Herb & Dorothy (2008)
Critic Consensus: While perhaps not as probing as it could have been, Megumi Sasaki's languidly paced documentary is as entertaining as it is inspiring.
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Critic Reviews for Herb & Dorothy
The movie gives us an eyeful, but the unexamined irony is that the nice old couple can't sell the rest of us on why it's good.
Sasaki balances her subjects' yarns with insights into the cultural moment that shaped them and vice-versa, in particular the shift from abstract expressionism to the sparer gestures of minimalist and conceptual art.
If Ripley's Believe It or Not! were still around, Herb and Dorothy Vogel would surely be in it for amassing a world-class art collection on the most ordinary of working-class salaries.
Herb and Dorothy, a documentary by Megumi Sasaki, grows on you just as its subjects do.
It's impossible to leave this movie believing that the Vogels are weirdos or naifs. A wealth of artists and curators testify to their strong eye, unwavering enthusiasm, and clear judgment.
Audience Reviews for Herb & Dorothy
a quirky doc about a new york couple who amassed one of the most impressive collections of contemporary art in america, on the salaries of a librarian and a postal worker. the vogels were compulsive collectors who filled every inch of their small apartment with works purchased from artists they found interesting, before anyone else found them interesting. i had to wonder how they kept their numerous cats from destroying any of their precious works. it's a good thing they never had children! blessed with a good eye and a passion for art, the vogels, once frustrated painters themselves, never dreamed of selling even a single piece, eventually donating it all to the national gallery in washington, so the collection could remain intact and as a gift to the american people. after all, they were public employees all their working lives. they're an adorable couple and much beloved in the new york art world. and they visit their collection once a year.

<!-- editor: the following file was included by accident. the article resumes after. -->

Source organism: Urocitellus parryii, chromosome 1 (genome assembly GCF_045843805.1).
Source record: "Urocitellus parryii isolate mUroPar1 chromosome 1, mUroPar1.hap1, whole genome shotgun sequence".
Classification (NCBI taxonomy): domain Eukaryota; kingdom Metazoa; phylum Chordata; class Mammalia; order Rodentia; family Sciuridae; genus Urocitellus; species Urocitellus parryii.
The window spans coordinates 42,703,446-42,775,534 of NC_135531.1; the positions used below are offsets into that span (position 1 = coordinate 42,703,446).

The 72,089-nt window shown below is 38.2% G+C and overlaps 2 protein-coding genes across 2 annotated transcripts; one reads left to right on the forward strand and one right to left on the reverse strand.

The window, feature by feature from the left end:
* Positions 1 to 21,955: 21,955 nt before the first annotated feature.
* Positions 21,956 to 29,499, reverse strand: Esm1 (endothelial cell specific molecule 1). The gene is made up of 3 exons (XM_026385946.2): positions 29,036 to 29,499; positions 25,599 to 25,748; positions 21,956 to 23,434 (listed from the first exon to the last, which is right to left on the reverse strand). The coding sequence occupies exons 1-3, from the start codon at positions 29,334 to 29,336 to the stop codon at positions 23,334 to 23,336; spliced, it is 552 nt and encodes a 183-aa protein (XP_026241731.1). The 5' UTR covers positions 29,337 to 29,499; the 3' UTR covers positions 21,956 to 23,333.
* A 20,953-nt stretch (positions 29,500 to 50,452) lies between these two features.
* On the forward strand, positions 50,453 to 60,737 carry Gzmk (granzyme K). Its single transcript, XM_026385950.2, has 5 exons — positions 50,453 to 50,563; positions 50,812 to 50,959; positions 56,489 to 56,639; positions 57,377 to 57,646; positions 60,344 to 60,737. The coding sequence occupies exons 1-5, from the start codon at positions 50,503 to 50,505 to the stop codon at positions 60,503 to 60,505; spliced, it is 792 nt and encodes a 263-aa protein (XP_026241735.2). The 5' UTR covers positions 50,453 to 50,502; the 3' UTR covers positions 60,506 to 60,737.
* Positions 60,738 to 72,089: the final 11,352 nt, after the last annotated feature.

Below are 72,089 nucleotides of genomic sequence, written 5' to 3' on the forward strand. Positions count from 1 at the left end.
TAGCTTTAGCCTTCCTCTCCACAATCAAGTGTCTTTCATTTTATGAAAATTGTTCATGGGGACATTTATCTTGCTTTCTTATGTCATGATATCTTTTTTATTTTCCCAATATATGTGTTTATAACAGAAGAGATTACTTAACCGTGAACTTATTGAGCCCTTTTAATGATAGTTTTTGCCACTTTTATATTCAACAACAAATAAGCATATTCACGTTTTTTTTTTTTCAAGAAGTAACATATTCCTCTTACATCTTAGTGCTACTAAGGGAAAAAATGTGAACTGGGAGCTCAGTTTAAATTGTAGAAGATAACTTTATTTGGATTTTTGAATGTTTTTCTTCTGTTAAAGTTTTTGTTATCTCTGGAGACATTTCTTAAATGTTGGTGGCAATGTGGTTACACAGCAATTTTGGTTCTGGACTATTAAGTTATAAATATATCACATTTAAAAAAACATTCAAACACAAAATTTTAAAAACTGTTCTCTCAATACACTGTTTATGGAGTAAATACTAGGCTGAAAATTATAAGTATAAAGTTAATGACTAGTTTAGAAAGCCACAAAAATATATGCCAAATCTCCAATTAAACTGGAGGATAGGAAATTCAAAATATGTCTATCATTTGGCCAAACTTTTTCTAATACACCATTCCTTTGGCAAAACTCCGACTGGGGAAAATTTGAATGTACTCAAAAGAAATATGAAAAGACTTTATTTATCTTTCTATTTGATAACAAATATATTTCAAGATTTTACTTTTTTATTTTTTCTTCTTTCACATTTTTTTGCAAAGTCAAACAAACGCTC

Herb and Dorthy Vogel walked fine line between collecting and hoarding, but kept the art economy alive to eat and paint day after day. A charming film about two of New York's collectors of minimalist and conceptualist American art, who collected and stuffed 4,000 plus art pieces in their Manhattan apartment filled with turtles, fish and cats o'plenty--all while earning modest incomes.
Interesting. But they were hoarders, not collectors. At least in the end. Having seen some modern art in NYC I'm more open to it, but some of the stuff these guys were buying was a joke. They had 4000+ pieces stuffed in their one bedroom rent-controlled apartment along with at least a few cats, turtles in several tanks and several fish. Every square inch of wall space is covered with art, and some of that is covered with blankets for protection light. Starting to sound a little crazy? At some point they decide to give the whole thing away to the National Gallery in DC, but they end up accepting only 1000 pieces. That tells you all you need to know about the value of the collection. Certainly an interesting couple who had a passion for art. But I have a hard time believing they had an eye for good art, as it seems much of what they bought they had to convince the artist himself it was something worth selling. Then again, art is in the eye of the beholder. Someday I will get to the National Gallery and take a look at the collection. And I'd love to know how much they paid for all this stuff!
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